A Latent Class Typology of Juvenile Victims and Exploration of Risk Factors and Outcomes of Victimization
Although juveniles are known to experience relatively high levels of violence and abuse, study of their victimization is underdeveloped. Using data from a nationally representative survey of 1,000 youth, this study used latent class analysis to construct a typology of juvenile victims and latent class regression to explore previously proposed correlates to juvenile victimization based on lifestyle or routine activity theory of victimization. An analytically derived typology was identified with three classes: minimally victimized youth, victims of bullying, and universally victimized youth. Parental supervision, school violence, family adversity, and age were found to significantly affect the placement of youth into the various classes. Implications for juvenile justice and other service providers include the importance of attending to the harmful effects of peer victimizations and providing trauma-recovery treatment.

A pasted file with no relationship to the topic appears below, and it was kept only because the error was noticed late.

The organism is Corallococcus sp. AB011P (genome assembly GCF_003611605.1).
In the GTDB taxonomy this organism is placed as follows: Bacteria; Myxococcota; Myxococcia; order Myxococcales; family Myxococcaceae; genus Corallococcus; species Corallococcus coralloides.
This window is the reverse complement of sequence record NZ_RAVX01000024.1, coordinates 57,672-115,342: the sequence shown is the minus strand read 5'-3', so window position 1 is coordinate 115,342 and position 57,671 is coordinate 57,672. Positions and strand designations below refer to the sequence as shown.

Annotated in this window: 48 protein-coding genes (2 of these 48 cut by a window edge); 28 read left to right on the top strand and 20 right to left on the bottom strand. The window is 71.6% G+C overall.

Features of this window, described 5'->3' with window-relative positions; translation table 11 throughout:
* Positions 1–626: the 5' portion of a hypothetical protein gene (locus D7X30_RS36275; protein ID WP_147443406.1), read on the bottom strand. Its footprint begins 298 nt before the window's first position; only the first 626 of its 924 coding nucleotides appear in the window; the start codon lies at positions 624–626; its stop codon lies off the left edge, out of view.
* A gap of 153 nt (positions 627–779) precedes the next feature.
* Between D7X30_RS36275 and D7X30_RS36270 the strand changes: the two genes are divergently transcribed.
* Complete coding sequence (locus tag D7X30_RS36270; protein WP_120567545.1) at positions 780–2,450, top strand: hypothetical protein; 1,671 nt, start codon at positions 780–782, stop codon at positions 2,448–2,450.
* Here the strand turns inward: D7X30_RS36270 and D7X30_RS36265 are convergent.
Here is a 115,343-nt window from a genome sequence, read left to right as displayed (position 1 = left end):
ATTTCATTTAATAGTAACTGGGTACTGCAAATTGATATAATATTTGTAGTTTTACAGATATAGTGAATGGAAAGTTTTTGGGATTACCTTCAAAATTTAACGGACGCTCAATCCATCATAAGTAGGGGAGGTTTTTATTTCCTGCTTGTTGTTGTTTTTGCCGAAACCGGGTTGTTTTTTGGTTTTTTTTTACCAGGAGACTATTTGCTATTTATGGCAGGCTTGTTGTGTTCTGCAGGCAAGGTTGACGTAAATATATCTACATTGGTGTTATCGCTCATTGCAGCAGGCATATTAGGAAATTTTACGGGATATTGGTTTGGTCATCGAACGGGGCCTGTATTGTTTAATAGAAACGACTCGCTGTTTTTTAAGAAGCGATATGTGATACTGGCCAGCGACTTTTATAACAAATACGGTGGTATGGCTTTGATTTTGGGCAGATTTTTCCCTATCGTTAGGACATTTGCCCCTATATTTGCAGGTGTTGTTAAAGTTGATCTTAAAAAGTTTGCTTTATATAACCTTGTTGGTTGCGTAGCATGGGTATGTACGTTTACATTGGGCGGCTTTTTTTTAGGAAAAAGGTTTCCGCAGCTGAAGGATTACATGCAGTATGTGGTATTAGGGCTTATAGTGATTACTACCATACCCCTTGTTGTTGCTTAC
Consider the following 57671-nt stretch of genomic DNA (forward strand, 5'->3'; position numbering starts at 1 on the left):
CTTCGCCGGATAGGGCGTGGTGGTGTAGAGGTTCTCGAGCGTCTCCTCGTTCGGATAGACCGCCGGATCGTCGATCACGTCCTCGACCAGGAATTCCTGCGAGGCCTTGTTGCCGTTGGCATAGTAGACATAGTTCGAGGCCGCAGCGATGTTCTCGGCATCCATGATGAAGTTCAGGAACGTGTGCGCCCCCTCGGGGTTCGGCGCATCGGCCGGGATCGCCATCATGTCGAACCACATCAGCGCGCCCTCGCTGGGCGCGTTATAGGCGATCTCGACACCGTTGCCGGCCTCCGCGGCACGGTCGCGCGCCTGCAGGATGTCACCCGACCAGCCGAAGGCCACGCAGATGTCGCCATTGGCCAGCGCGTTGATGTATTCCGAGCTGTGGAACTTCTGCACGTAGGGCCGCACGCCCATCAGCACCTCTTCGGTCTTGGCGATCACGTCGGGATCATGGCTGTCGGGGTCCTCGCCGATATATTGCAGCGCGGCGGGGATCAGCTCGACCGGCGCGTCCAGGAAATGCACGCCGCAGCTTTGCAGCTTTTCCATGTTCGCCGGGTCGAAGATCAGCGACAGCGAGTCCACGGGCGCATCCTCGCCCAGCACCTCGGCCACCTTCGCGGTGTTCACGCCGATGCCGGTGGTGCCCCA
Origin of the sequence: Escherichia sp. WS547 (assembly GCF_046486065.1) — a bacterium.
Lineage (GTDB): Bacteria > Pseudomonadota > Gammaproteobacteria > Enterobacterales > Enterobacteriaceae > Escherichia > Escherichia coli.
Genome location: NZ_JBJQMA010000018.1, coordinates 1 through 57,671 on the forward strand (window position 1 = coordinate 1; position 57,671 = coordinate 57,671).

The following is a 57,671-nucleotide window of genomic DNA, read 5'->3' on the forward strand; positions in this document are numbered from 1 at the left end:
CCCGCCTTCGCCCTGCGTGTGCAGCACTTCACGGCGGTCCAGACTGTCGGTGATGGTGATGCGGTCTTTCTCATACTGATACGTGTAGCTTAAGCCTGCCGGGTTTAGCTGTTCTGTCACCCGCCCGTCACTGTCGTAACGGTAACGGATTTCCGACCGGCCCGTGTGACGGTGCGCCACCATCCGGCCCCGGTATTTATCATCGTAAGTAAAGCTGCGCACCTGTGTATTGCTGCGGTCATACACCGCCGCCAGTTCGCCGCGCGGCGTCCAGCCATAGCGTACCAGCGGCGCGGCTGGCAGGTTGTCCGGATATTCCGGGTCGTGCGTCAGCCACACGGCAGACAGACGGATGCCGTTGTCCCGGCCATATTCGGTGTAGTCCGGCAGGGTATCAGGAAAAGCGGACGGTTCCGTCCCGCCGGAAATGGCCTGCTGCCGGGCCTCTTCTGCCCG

Joan A. Reid and Christopher J. Sullivan. "A Latent Class Typology of Juvenile Victims and Exploration of Risk Factors and Outcomes of Victimization" Criminal Justice and Behavior 36.10 (2009): 1001-1024.
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